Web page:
This is a semester’s labor of love, and one of the proudest moments of my life.
And just maybe–we can keep praying–the future of the Paraguayan church!
(P.S. That is me hidden in the back left corner behind Gordi.)


I taught this kid his first guitar chords, and he took off flying from there.
Stinking love the rascal.

Me Dice el Salvador.

July 8, 2013

Her cousins quit classes halfway through the semester, but Romina stuck it out. I’m so happy her mom came to Mi Esperanza see watch R perform as well.

I am discovering that July is quite the fortuitous month to make my departure. Schools in Paraguay end their semesters this month, giving way to two weeks of winter vacation, and since these periods of absence have a vast impact on attendance in our various ministries, Mi Esperanza parallels the breaks with intermissions of its own.

Preceding the ministry pause is always a festive clausura, which has already filled the few days of July to the brim. What a blessing it has been to be a part of these closing ceremonies because they really foster a sense of closure, particularly for me personally as I prepare to leave Paraguay.

Not to mention that up to this point, the clausuras I have participated in have been nothing but humbling sessions of seeing the Lord take the last two years of toil and transform them into His beautiful and timely creations.

It is no secret by now that La Ruta was a thorn that emanated pain in every part of my body and comprised one of the most difficult hurdles I encountered in Paraguay. Starting iPraise then in its wake was a leap of faith tempered by a significant amount of low expectations. The beginning did nothing to raise the bar.

Every single kid was tone deaf and had no musical knowledge or background whatsoever. To further complicate matters, the team of leaders I had amassed as my crew of instructors rapidly flaked left and right like a week-old sunburn (okay, gross). It was discouraging, but not altogether surprising.

But then Saturday after Saturday, word started catching and soon enough, we had scores of teenagers, many of whom were not interested in any music classes but came just to hang out. Then before long, our committed students began to hunker down and the music bug officially took hold.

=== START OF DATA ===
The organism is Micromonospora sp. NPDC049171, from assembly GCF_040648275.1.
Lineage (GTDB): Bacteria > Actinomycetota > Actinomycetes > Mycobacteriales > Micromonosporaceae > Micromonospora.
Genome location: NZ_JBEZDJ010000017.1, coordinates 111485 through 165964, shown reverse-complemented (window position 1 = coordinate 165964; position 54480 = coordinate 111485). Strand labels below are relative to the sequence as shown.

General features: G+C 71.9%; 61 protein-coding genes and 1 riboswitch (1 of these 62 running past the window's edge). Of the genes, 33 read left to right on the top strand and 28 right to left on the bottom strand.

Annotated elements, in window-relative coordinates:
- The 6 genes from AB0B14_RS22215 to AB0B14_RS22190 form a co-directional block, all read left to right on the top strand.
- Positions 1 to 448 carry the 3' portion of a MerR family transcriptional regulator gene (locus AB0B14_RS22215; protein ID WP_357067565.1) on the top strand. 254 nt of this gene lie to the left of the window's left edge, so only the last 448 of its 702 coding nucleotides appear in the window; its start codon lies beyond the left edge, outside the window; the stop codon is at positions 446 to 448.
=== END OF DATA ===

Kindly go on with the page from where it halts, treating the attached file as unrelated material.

The kids started initiating rudimentary jam sessions of chord progressions, and visibly demonstrated their excitement every time “their” worship song popped up in a Sunday morning set. I’d see students air guitar out of the corner of my eye, strumming along to the rhythm of the worship leader’s beat. I sang Es Tiempo maybe thirty times in a row in accompaniment one Saturday, because my students could not get over actually being able to play a song on their own. A real song! A whole song!

Their newfound capacities to blossom into a previously unheard of opportunity was their greatest Saturday afternoon happiness, and mine as well, for that matter. I was stoked. We had managed to get kids into the church (even reluctant ones who refused to come to La Ruta) and we had succeeded in giving them some tangible skills while also feeding them a healthy dose of the Word without cramming anything down their throats. They, along with the ministry, were thriving and that was more of a victory than I ever anticipated.

I had no idea the semester-end recital could top even that.

Yesterday, we filled the Mi Esperanza sanctuary with buzzing adrenaline, anticipation, and all-out accomplishment. One by one, our students ascended the stage to perform a song with their instructor. Serious concentration lined their faces during each act, but when the last chord reverberated its end, sheepish, beaming smiles would break out across each adolescent visage. Those grins were some of the best things I have ever seen in my life.

I am pretty sure that if I was not raging a fever and battling a vicious flu, I would have cried through the whole program. Our star guitar student, Gordi, returned to his seat next to mine after his performance with his classic but now supersized teenage smirk, and I could have squeezed his clammy hand the rest of the day in sheer joy. When the grand finale group song evoked a standing ovation, everything about Lauren Hui’s Paraguay blurred into this one euphoric moment of incomparable jubilation. Never have I been so proud of anyone or anything as I was of all our students that afternoon.

Thank you, Jesus.

OANSA and iPraise 050Simon at rehearsal with Sylvia, practicing an OANSA song.

OANSA and iPraise 052Romina (left) improvising her own introduction.

OANSA and iPraise 053Gordi proving his musical chops.

OANSA and iPraise 054Ali showing the world how it’s done.

OANSA and iPraise 081There are no words.

OANSA and iPraise 082I feel like a proud, braggy parent.

OANSA and iPraise 078Los alumnos de iPraise.

OANSA and iPraise 080Students and teachers.

(Videos to come!)